1975, Jan 28 - Greensboro Daily News ("Airport  Authority Approves a Fifth Car Rental Firm") reports that the airport authority has agreed to buy two new crash trucks from Oshkosh Truck Corporation, for $336,343. The two trucks qualify for federal funds, and the FAA is expected to pay for 82 percent of the cost. The M-1500 crash trucks, which are civilian versions of the military P4, will carry 1500 gallons of water, 180 gallons of foam, and can pump 800 GPM. They're equipped with roof and bumper turrets.

Notes Fire Marshal Charles Porter, the airport's current single crash truck--which carries 1,500 gallons of water--does not meet the minimum standards for FAA certification. The airport was granted an exemption, however, to its first-year certificate. The 1966 American LaFrance Airport Chief is also a "nightmare to keep going." Repairs for the last decade have cost $47,000. The Oshkosh bid is about $30,000 higher than the low bid, but is accepted on recommendation of the fire marshal and airport authority staff, as the company promised delivery in 60 days. The other bidders required at least one year to provide delivery. There were also questions about their ability to provide spare parts. The trucks will be owned by the airport authority.

1975, Apr 8 - Greensboro Record ("Airport gets crash trucks") reports that the airport's two new "giant crash trucks" arrived that day. They'll replace the "obsolete" ten-year-old crash truck, and will bring the airport closer to meeting the FAA's requirements for fire protection. (Other things must be done to meet the FAA criteria, including a fence around the airport.) The federal government provided 82 percent of the funds for the truck. The state paid nine percent, and the airport paid the remaining nine percent. Fire Marshal Charles Porter also notes that a "four-truck substation" may be built on the opposite side of the airport in the future. Plans for a "substation" have been drawn at the request of the airport authority, and a request for federal matching funds is under consideration. Representatives from Oshkosh will train the firefighters on the new equipment, and be on site for "about a week." In addition to extinguishing fires at plane crashes, the trucks can be used for fighting fires at the airport terminal or any other airport facility.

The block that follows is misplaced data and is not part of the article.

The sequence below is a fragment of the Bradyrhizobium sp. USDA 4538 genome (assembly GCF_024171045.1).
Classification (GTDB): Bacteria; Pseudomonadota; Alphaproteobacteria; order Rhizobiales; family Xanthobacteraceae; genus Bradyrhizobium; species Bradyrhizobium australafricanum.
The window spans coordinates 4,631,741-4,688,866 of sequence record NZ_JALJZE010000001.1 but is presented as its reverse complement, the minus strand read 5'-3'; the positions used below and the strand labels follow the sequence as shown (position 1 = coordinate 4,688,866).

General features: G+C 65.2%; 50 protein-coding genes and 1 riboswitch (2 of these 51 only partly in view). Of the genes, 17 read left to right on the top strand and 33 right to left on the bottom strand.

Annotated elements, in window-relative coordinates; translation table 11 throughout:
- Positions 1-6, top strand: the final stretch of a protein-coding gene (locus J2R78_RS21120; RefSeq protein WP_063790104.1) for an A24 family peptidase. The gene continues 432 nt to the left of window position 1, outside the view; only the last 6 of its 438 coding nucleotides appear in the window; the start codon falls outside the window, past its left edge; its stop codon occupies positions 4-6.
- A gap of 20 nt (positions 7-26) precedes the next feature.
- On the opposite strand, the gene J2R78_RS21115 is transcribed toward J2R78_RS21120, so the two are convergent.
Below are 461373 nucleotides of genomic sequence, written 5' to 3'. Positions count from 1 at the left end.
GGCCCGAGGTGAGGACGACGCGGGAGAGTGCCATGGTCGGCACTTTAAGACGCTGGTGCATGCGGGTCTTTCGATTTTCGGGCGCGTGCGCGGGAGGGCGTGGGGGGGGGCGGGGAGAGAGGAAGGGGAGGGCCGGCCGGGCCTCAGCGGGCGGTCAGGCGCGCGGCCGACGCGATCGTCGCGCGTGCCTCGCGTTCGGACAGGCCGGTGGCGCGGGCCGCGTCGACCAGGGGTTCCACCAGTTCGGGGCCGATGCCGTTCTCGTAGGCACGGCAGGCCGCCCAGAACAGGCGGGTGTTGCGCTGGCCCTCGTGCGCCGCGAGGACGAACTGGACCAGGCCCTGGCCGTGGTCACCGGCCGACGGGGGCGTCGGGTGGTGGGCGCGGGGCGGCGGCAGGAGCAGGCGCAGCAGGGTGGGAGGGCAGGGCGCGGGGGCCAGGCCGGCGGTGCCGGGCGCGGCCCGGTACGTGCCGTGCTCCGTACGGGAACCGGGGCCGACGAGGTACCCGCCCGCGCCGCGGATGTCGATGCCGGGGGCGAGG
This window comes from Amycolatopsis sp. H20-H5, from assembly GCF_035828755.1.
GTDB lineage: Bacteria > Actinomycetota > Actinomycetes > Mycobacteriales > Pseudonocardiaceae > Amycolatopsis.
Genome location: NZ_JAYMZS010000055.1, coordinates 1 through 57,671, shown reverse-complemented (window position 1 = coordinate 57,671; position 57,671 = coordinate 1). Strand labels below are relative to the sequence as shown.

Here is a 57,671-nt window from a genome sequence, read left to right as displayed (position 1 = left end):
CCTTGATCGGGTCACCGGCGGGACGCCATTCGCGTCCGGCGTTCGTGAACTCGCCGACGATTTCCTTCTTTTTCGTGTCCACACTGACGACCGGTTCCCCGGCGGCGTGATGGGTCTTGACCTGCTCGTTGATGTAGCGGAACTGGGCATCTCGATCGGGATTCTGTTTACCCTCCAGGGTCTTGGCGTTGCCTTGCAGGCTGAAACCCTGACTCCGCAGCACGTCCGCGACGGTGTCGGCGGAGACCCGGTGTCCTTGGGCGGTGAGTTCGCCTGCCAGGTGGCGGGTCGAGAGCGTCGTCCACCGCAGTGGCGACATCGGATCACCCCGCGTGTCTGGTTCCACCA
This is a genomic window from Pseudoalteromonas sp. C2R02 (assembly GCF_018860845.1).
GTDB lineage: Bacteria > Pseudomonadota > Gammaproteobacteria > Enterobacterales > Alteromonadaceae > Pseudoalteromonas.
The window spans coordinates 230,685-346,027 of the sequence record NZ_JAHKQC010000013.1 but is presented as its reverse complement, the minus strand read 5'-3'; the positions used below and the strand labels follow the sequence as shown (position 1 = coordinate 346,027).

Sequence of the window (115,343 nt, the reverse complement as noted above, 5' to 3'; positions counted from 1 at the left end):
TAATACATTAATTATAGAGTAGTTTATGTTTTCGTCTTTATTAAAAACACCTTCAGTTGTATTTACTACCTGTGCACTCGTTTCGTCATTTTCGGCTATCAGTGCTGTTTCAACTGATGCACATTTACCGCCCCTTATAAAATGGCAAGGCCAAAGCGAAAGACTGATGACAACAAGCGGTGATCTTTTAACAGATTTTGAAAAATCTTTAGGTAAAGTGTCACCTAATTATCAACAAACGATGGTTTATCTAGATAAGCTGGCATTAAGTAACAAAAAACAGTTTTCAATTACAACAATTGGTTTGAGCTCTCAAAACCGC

1979, Aug 9 - Greensboro Daily News ("Faster Ambulance Service Planned") notes that a Guilford County EMS ambulance was placed at the airport fire station in 1975, as the result of a study on response times, and the need for faster responses to the northwestern part of the county. As part of a major reorganization of the EMS department, and an additional ambulance added at the Summerfield Fire Department, the airport ambulance will eventually be moved to the station at Wendover Avenue and Interstate 40.

1980 to 1981